As with my approach to development, I tend to start with an idea and iterate and re-factor towards the finished article. Given that I want a series of images that I can display as a crude stop-motion animation, I need a quick and consistent way of regenerating the sequence after making an alteration. From my early days in architecture and computer graphics I know that it is sometimes better to start from the end – with like a KeyFrame – and work backwards.

A graphing tool that I have come to like a lot is Graphviz. It has a very simple text based language for defining the graph. It has its own layout engine so as you add nodes to the graph it dynamically alters the positioning and layout of those nodes in the rendering. The effect in my animation that I want is not to have the position of the nodes change, rather I want new nodes to fade into the graph as if they were there all the time but just hidden.

I started with the end result – that is, the complete graph – with all of its final rendering and labeling. Next I generated the start slide. This was a copy of the definition of the complete graph but with all the nodes I want hidden simply drawn in white on white.

Generation of the intermediate slides is a case of taking the definition for the starting slide and gradually replacing the white on white node definitions with those from the final graph definition – their final visible rendered colour.

For this I used my favourite comparison tool, Beyond Compare. Beyond Compare shows differences at document and line level and has simple ways of moving changes between files. Having generated my series of image definitions, I simply created a batch file to execute Graphviz’s DOT program to generate the images previewed below.


Variety is the Spice of Life

January has been wonderfully varied on the work front. Most days have brought new learning.

In thinking about my R&D Manifesto I decided it was time to revisit Neural Networks and Semantics. I’m not adverse to learning new development languages and environments but when you want to evaluate ideas quickly one will tend towards the familiar. For this initial reason Encog looks interesting.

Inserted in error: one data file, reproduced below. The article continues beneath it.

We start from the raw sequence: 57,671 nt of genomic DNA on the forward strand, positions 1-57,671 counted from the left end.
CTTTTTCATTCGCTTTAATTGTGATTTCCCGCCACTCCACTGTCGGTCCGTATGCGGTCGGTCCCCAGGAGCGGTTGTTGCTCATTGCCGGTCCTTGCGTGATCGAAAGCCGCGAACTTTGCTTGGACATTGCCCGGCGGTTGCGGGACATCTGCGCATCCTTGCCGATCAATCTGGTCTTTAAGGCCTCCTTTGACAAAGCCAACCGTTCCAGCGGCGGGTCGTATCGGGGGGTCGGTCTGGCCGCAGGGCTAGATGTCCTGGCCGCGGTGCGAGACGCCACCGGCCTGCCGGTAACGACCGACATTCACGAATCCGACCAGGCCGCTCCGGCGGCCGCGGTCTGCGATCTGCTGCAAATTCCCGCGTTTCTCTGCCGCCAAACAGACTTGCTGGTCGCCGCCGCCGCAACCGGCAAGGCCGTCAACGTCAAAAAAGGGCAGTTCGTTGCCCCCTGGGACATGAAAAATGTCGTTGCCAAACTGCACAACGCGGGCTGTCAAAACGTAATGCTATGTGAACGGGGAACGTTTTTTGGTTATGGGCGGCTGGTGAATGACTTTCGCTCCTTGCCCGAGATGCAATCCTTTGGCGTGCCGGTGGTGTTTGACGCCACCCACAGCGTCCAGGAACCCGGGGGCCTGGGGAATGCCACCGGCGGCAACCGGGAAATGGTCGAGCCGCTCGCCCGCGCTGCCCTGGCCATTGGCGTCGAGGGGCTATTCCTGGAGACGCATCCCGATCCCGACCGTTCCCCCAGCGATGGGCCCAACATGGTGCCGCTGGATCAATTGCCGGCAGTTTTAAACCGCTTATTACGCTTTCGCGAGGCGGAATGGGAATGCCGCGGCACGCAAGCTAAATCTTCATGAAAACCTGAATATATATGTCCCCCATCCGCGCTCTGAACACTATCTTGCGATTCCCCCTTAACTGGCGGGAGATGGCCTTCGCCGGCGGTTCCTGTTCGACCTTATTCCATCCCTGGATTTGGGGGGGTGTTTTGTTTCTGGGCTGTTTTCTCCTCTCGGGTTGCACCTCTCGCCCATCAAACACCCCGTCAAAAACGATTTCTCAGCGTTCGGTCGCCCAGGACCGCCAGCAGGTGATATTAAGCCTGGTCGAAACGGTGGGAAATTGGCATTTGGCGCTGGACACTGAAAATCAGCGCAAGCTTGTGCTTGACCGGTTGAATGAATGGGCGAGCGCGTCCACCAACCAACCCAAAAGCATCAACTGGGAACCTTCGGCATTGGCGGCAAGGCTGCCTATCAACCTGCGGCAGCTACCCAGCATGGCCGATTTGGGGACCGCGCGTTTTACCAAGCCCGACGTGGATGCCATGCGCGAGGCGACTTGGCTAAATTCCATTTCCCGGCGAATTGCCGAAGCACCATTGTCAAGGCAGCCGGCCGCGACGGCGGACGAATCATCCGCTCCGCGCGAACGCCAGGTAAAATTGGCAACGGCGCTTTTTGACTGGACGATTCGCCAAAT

The Centre for Global Intelligent Content, which VistaTEC have been industry partners of since its inception, received funding for a further two and a half years in October of last year. As a consequence there have been numerous meetings. It’s really exciting to see how the centre has evolved and honed its process for bringing innovation to the market. A key element of this process is the d.lab under the direction of Steve Gotz. In my view Steve has been one of the notable personalities in CNGL. He has a great broad knowledge of the technology, innovation and start-up landscapes and excellent business acumen. Two interesting pieces of technology were shown to centre members recently. The first named MTMPrime is a component which in real-time can assess translation memory matches along side of machine translation output and based on confidences recommend which one to use. The second is a machine translation incremental learning component which can profile a document and suggest the most efficient path to translating it given the algorithm’s analysis of the incremental benefit that would be realized from translating segments in a particular order. Basically it works out the bang-for-buck for translating segments.

In discussing semantics and disambiguation Steve pointed me at Open Calais. This is a service which like Enrycher parses content and automatically adds semantic metadata for named entities and subjects that it “recognizes”. The picture below shows the result of assign this post through the Open Calais Viewer.


We’ve had some very interesting customer inquiries too. Too early to talk about them but I hope that we get more requests for these types of engagements and services. If any come to fruition I’ll blog about them later.

Finally, we did some small updates to Ocelot:

  • New configuration file for plug-ins,
  • Native launch experience for Windows and Mac, and
  • Native hot-key experiences within Windows and Mac interfaces.

Long may this variety continue.